very great assembly. These things perhaps you dread, and therefore look on death as an eternal evil.
VI. A. Do you take me to be so imbecile as to give credit to such things?
M. What, do you not believe them?
A. Not in the least.
M. I am sorry to hear that.
A. Why, I beg?
M. Because I could have been very eloquent in speaking against them.
A. And who could not on such a subject? or what trouble is it to refute these monstrous inventions of the poets and painters?
M. And yet you have books of philosophers full of arguments against these.
A. A great waste of time, truly! for who is so weak as to be concerned about them?
M. If, then, there is no one miserable in the infernal regions, there can be no one there at all.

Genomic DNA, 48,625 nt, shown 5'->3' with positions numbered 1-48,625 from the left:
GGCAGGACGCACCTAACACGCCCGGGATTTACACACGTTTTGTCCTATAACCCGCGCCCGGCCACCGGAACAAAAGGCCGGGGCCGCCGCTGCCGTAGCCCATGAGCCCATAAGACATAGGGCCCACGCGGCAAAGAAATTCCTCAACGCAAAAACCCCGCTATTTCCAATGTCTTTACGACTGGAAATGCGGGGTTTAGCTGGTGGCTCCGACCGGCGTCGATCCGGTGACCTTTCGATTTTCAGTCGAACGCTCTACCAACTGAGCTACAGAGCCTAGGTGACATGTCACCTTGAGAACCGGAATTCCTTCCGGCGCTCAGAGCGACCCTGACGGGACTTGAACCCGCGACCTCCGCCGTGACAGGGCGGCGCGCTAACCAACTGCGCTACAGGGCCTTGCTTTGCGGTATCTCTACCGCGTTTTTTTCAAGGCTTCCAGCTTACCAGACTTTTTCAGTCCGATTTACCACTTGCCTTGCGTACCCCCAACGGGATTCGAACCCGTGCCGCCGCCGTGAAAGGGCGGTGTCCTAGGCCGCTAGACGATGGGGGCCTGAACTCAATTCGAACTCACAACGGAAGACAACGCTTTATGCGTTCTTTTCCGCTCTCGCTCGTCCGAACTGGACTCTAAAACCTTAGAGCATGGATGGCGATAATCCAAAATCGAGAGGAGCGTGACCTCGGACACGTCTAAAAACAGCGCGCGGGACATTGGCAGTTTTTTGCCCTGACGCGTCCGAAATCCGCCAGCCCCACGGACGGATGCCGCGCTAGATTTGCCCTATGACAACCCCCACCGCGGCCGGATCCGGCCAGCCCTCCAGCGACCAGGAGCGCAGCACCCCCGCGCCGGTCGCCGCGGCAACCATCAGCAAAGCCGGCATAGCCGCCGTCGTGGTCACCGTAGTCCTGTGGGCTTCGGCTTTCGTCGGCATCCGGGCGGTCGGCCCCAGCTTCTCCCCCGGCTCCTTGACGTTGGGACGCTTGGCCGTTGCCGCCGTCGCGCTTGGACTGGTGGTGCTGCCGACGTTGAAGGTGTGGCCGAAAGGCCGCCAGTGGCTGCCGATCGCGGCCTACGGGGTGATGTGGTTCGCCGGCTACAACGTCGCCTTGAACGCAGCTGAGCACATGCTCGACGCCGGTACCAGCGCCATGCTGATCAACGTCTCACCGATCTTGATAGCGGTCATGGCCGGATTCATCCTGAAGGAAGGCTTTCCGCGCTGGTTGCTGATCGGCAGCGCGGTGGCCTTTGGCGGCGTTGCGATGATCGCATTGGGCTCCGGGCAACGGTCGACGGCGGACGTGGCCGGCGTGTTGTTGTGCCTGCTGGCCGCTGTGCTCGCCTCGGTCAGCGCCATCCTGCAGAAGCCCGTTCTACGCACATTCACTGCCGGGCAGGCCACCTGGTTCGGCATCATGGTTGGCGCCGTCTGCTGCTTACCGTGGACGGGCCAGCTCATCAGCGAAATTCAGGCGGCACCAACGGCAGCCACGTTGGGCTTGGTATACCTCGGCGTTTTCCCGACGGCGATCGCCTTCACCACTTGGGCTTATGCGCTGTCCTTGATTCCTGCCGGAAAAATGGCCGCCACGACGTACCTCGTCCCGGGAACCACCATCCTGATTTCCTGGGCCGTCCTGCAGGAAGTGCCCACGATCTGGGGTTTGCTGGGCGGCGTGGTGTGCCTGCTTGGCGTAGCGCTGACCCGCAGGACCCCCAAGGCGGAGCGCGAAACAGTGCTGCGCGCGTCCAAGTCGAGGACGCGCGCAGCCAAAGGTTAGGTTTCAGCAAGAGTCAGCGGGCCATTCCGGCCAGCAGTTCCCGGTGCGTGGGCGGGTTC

A. I am altogether of that opinion.
M. Where, then, are those you call miserable? or what place do they inhabit? For, if they exist at all, they must be somewhere.
A. I, indeed, am of opinion that they are nowhere.
M. Then they have no existence at all.
A. Even so, and yet they are miserable for this very reason, that they have no existence.
M. I had rather now have you afraid of Cerberus than speak thus inaccurately.
A. In what respect?
M. Because you admit him to exist whose existence you deny with the same breath. Where now is your sagacity? When you say any one is miserable, you say that he who does not exist, does exist.
A. I am not so absurd as to say that.
- So Horace joins these two classes as inventors of all kinds of improbable fictions:
Pictoribus atque poetis
Quidlibet audendi semper fuit æqua potestas.―A. P. 9.
Which Roscommon translates:
Painters and poets have been still allow'd
Their pencil and their fancies unconfined.